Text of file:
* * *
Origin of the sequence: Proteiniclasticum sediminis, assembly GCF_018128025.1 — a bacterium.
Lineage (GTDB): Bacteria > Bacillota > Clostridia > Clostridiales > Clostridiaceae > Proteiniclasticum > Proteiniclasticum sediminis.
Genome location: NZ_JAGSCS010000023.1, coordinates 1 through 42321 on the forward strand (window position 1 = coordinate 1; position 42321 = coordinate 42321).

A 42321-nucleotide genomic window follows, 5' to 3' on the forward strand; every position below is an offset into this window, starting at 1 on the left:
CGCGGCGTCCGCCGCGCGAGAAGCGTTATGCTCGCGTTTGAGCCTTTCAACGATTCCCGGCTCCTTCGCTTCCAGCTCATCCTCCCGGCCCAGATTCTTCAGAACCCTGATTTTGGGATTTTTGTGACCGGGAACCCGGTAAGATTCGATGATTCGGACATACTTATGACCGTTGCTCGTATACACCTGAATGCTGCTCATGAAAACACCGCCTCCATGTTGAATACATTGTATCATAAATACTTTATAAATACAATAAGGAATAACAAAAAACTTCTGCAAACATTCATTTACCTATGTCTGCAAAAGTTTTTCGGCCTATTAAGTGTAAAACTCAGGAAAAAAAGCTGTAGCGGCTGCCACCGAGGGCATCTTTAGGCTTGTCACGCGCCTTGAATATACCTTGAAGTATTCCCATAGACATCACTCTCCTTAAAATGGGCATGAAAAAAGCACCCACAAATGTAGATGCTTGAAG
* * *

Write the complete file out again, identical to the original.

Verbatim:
Origin of the sequence: Proteiniclasticum sediminis, assembly GCF_018128025.1 — a bacterium.
Lineage (GTDB): Bacteria > Bacillota > Clostridia > Clostridiales > Clostridiaceae > Proteiniclasticum > Proteiniclasticum sediminis.
Genome location: NZ_JAGSCS010000023.1, coordinates 1 through 42321 on the forward strand (window position 1 = coordinate 1; position 42321 = coordinate 42321).

A 42321-nucleotide genomic window follows, 5' to 3' on the forward strand; every position below is an offset into this window, starting at 1 on the left:
CGCGGCGTCCGCCGCGCGAGAAGCGTTATGCTCGCGTTTGAGCCTTTCAACGATTCCCGGCTCCTTCGCTTCCAGCTCATCCTCCCGGCCCAGATTCTTCAGAACCCTGATTTTGGGATTTTTGTGACCGGGAACCCGGTAAGATTCGATGATTCGGACATACTTATGACCGTTGCTCGTATACACCTGAATGCTGCTCATGAAAACACCGCCTCCATGTTGAATACATTGTATCATAAATACTTTATAAATACAATAAGGAATAACAAAAAACTTCTGCAAACATTCATTTACCTATGTCTGCAAAAGTTTTTCGGCCTATTAAGTGTAAAACTCAGGAAAAAAAGCTGTAGCGGCTGCCACCGAGGGCATCTTTAGGCTTGTCACGCGCCTTGAATATACCTTGAAGTATTCCCATAGACATCACTCTCCTTAAAATGGGCATGAAAAAAGCACCCACAAATGTAGATGCTTGAAG